Senate Democrats are starting to get behind a bipartisan immigration plan that could win over reluctant activists on the left — offering a chance for the party to coalesce after struggling for months to craft a workable strategy.
Democratic leaders on Tuesday sought a vote on a plan from Sens. John McCain (R-Ariz.) and Chris Coons (D-Del.) that would create a path to citizenship for more than 1.8 million undocumented immigrants brought to the U.S. as children. It would also boost border security though without funding the border wall sought by President Donald Trump.
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That approach is already a no-go with Trump and many Republican senators, but Democratic leaders are hopeful it will help set the terms of debate.
Some on the party’s left flank were open to the approach on Tuesday, even as others held out for a compromise that is more likely to win the 60 votes needed to clear the Senate.
Sen. Kamala Harris (D-Calif.), one of several influential liberals who vowed to oppose funding the government absent a fix for the immigrants known as Dreamers, would support the McCain-Coons bill, her spokesman said Tuesday.
Sen. Robert Menendez (D-N.J.), a vocal Dreamer advocate, also expects to back the McCain-Coons approach and counseled activists on the left to be open to compromise.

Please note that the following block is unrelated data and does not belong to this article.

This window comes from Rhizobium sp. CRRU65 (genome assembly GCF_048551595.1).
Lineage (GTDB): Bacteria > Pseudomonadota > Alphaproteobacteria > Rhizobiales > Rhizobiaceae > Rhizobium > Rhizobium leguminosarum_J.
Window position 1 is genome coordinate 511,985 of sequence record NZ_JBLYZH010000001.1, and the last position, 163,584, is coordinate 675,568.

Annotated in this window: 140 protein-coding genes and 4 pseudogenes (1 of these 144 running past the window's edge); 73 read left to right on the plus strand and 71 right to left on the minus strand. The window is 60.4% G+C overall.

“I appreciate what Dreamers want — what I want is to guarantee that their dreams can be realized, and I’m going to look for a pathway to make that happen,” Menendez said.
“I don’t think anybody needs a Pyrrhic victory. We need 60 votes.”
After imploring Democrats to insist on tying aid for Dreamers to a must-pass legislative vehicle, a tactic that helped push the government into a three-day shutdown last month, liberal groups have stayed more muted on immigration so far this week. Activists on the left have focused their grassroots energy on forcing a vote on legislation known as the DREAM Act that only offers a pathway to citizenship for Dreamers, leaving little room for compromise on border security.
More than 250 liberal, labor, and civil rights groups released a letter Tuesday that outlines what they couldn’t support in a Senate bill, including multiple components of the White House framework, but its parameters didn’t rule out the McCain-Coons proposal. United We Dream, the activist group formed by and for Dreamers, criticized enforcement provisions in the McCain-Coons plan last week but stopped short of withholding its support.
“That is the only thing short of clean DREAM [Act] that any of us would expect,” one leading liberal organizer said, referring to activists on the left. “We’d rather Dems walk away than accept anything beyond that.”
It remains unclear if the McCain-Coons bill will even get a vote on the floor, as Senate leaders in both parties continue to clash over the terms for a debate that Majority Leader Mitch McConnell (R-Ky.) wants to wrap up this week.
And despite the proposal’s potential to finally bring Democrats together on immigration, some in the caucus are still undecided. Sen. Ron Wyden (D-Ore.) wouldn’t commit to backing the measure on Tuesday, but said it will merit strong consideration. Sen. Tammy Duckworth (D-Ill.) said that she first wants to see what sort of plan emerges from talks between a bipartisan group of mostly moderate senators.